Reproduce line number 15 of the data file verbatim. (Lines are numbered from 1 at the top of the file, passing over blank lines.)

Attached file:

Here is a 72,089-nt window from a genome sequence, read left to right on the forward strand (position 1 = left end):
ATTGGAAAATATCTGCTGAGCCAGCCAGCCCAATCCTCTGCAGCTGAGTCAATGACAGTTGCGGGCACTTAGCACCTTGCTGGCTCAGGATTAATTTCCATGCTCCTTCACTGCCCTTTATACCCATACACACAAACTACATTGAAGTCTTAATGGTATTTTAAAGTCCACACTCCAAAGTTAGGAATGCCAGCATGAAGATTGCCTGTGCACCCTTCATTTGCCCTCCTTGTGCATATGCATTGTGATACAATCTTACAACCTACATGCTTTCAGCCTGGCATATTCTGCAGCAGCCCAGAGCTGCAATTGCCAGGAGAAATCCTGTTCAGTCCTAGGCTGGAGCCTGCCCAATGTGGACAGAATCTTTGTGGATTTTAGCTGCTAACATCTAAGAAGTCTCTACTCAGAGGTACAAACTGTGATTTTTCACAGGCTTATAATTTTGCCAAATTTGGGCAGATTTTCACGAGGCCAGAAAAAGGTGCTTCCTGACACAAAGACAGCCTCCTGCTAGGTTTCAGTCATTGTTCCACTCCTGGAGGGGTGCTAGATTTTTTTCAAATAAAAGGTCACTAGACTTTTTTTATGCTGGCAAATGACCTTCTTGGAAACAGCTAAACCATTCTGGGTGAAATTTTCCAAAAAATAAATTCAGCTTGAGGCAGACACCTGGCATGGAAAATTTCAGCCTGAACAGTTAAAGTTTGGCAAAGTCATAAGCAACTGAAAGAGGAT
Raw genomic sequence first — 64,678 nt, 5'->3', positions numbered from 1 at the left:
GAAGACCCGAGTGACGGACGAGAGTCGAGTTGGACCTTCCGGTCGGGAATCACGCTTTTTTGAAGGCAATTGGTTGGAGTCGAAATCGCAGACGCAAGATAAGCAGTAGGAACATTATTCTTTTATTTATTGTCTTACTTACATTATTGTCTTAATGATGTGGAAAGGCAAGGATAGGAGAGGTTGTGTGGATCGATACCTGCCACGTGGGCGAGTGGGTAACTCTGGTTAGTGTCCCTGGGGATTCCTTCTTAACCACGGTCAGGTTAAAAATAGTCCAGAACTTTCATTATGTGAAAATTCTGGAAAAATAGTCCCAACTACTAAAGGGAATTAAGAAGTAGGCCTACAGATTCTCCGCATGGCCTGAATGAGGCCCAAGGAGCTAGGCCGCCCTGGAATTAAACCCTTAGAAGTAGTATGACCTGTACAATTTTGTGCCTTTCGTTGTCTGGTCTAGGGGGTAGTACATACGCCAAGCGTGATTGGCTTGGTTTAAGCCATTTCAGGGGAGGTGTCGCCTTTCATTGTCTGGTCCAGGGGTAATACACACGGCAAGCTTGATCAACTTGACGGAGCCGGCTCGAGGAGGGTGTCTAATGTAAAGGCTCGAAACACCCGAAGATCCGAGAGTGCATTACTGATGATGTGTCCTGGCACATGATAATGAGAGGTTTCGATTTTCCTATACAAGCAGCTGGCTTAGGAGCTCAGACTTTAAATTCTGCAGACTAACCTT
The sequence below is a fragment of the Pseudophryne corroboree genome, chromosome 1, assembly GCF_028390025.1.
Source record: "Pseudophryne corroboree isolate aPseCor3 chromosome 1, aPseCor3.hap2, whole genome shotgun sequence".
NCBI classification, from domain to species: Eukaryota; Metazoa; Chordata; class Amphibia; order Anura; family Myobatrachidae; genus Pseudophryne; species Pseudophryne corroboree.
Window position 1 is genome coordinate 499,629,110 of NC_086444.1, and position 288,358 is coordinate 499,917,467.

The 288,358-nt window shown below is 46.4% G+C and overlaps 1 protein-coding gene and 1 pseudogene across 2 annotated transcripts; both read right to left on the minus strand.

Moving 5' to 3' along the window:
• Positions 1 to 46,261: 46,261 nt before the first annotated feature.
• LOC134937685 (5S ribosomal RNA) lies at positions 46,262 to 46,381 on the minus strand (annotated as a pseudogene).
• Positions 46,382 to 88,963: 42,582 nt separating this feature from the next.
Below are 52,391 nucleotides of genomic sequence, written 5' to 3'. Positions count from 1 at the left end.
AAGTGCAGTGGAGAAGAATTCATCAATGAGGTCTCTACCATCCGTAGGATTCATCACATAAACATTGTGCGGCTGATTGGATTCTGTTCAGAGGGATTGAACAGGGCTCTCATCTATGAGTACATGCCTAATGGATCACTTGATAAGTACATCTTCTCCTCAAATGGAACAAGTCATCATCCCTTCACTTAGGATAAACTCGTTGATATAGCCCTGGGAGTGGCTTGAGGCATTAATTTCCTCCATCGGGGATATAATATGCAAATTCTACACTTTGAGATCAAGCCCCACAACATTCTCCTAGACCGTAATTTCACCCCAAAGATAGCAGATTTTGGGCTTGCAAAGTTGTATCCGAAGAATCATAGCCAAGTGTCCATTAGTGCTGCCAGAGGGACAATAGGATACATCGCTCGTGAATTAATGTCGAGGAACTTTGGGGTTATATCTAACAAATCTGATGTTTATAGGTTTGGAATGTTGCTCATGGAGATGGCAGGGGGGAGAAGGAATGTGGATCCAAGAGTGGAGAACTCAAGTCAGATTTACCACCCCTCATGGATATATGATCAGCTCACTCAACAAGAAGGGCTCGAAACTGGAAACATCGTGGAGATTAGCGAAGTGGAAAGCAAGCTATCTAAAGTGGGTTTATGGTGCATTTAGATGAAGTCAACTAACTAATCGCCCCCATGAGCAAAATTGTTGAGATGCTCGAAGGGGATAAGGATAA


AAGTGCAGTGGAGAAGAATTCATCAATGAGGTCTCTACCATCCGTAGGATTCATCACATAAACATTGTGCGGCTGATTGGATTCTGTTCAGAGGGATTGAACAGGGCTCTCATCTATGAGTACATGCCTAATGGATCACTTGATAAGTACATCTTCTCCTCAAATGGAACAAGTCATCATCCCTTCACTTAGGATAAACTCGTTGATATAGCCCTGGGAGTGGCTTGAGGCATTAATTTCCTCCATCGGGGATATAATATGCAAATTCTACACTTTGAGATCAAGCCCCACAACATTCTCCTAGACCGTAATTTCACCCCAAAGATAGCAGATTTTGGGCTTGCAAAGTTGTATCCGAAGAATCATAGCCAAGTGTCCATTAGTGCTGCCAGAGGGACAATAGGATACATCGCTCGTGAATTAATGTCGAGGAACTTTGGGGTTATATCTAACAAATCTGATGTTTATAGGTTTGGAATGTTGCTCATGGAGATGGCAGGGGGGAGAAGGAATGTGGATCCAAGAGTGGAGAACTCAAGTCAGATTTACCACCCCTCATGGATATATGATCAGCTCACTCAACAAGAAGGGCTCGAAACTGGAAACATCGTGGAGATTAGCGAAGTGGAAAGCAAGCTATCTAAAGTGGGTTTATGGTGCATTTAGATGAAGTCAACTAACTAATCGCCCCCATGAGCAAAATTGTTGAGATGCTCGAAGGGGATAAGGATAA